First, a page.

Congress Has A Month To Roll Back Obama-Era Legislation; What Remains On The Chopping Block
Congress has roughly one more month to take advantage of the rarely-used Congressional Review Act (CRA) to repeal any laws former President Barack Obama implemented shortly before his White House exit. Under the CRA, the president and Congress have 60 legislative days after a new rule is first implemented to repeal that rule with a simple majority vote in both the House and the Senate. Since the CRA was passed in 1996, it had only been used one other time prior to this year.
Trump And The CRA
President Donald Trump and Congress have already used their CRA authority to eliminate several Obama administration regulations. Among the 11 regulations Trump has already repealed via the CRA are a ban on hunting bears from airplanes in Alaska, a ban on selling firearms to mentally ill Americans and a ban on internet service providers (ISPs) collecting and selling customer data such as internet browsing history to advertisers.
“CRA resolutions are payback to the corporate class that elected Republicans to Congress and are designed to roll back measures that have overwhelming public support,” Public Citizen Vice President Lisa Gilbert said.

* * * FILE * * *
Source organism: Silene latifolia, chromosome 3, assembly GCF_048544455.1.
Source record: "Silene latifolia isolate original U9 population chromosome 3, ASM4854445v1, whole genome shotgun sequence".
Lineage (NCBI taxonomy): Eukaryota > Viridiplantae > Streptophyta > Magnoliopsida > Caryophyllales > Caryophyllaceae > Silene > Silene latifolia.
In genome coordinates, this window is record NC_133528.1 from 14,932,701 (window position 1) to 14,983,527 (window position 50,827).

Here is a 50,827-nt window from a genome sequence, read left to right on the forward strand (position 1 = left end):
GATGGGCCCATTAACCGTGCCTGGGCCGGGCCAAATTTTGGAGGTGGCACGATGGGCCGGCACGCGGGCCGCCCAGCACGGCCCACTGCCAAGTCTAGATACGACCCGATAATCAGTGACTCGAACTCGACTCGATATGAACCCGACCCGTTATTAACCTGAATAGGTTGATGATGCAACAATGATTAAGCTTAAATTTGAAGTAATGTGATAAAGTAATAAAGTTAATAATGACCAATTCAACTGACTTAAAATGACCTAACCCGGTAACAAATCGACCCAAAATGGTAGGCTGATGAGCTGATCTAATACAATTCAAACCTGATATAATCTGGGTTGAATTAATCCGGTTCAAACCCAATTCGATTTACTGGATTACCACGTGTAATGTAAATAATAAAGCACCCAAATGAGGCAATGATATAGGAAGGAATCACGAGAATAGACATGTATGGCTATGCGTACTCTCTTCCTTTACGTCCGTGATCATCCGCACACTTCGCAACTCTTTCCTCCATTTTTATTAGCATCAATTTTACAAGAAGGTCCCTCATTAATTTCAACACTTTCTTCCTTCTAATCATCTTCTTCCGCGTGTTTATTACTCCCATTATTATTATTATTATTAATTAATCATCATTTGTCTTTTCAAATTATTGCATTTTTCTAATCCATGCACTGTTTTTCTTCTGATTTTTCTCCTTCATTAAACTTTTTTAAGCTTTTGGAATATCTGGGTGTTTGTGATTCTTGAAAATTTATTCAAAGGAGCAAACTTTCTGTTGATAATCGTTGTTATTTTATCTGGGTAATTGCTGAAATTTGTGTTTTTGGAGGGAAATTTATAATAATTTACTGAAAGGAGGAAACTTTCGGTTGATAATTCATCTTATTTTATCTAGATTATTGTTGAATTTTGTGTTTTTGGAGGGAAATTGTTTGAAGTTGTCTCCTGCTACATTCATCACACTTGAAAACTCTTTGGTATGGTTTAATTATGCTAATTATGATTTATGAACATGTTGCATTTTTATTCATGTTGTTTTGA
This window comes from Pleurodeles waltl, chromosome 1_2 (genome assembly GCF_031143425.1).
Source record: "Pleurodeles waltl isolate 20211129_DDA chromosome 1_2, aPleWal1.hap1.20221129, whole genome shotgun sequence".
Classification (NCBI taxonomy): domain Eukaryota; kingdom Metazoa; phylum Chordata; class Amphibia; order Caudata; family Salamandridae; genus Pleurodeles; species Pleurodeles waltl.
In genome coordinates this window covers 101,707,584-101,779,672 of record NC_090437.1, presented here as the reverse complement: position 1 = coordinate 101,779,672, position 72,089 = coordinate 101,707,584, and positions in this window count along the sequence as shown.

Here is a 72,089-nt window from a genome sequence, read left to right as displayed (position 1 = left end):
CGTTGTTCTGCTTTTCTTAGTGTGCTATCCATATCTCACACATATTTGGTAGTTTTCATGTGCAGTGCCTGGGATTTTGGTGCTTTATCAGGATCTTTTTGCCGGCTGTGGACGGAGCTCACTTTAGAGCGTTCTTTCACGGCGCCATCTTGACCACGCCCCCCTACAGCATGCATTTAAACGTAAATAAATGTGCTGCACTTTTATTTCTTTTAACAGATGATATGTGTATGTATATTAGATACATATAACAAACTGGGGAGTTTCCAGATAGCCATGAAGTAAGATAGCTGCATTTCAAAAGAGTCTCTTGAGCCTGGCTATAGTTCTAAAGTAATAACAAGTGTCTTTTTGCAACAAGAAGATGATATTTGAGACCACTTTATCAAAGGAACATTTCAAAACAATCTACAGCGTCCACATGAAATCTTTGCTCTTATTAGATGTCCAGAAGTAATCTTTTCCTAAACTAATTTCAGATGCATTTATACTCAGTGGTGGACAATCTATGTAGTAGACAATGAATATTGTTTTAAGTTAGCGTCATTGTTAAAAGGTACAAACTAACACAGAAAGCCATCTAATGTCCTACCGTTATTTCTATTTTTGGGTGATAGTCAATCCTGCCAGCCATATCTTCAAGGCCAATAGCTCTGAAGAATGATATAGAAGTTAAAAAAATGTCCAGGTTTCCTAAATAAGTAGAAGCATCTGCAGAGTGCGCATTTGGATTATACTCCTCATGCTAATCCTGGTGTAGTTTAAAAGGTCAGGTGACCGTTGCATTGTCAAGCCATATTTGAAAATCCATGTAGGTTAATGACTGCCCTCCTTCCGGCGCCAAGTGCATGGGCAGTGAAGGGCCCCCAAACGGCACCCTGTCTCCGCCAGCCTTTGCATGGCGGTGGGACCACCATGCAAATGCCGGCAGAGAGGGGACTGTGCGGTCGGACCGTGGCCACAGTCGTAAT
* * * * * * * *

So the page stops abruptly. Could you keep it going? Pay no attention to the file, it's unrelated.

While it has been well more than 60 days since Trump took office, the CRA window extends to 60 legislative days, meaning Trump and Congress have roughly one more month to repeal qualifying Obama-era rules.
According to congressional Republicans, the most likely rule to be repealed is a rule requiring companies to locate and repair methane gas leaks in pipelines, equipment and wells.
In addition, Congress could act on any of four other CRA-qualified rules already introduced in both chambers as well:
- A rule preventing coal companies from selling coal obtained from public land to subsidiaries at artificially depressed prices.
- A chemical safety rule aimed at preventing catastrophes at chemical facilities and informing the public of chemical-related risks.
- A rule aimed at improving fee transparency, increasing fraud prevention and limiting overdraft fees associated with prepaid credit cards.
- A rule protecting clear and clean air in Utah national parks.
Trump's Theory On Corporate Regulations
Throughout the campaign season, Trump argued corporate regulations such as the ones described above place an unnecessary burden on U.S. corporations.
Since Trump was elected, investors have certainly gained confidence in U.S. stocks. The SPDR S&P 500 ETF Trust (NYSE: SPY) is now up 10.1 percent since November 8.
'Trump Bump' Continues In Media In Spite Of Presidential Criticism
Image Credit: By Air Force Staff Sgt. Sean Martin [Public domain], via Wikimedia Commons
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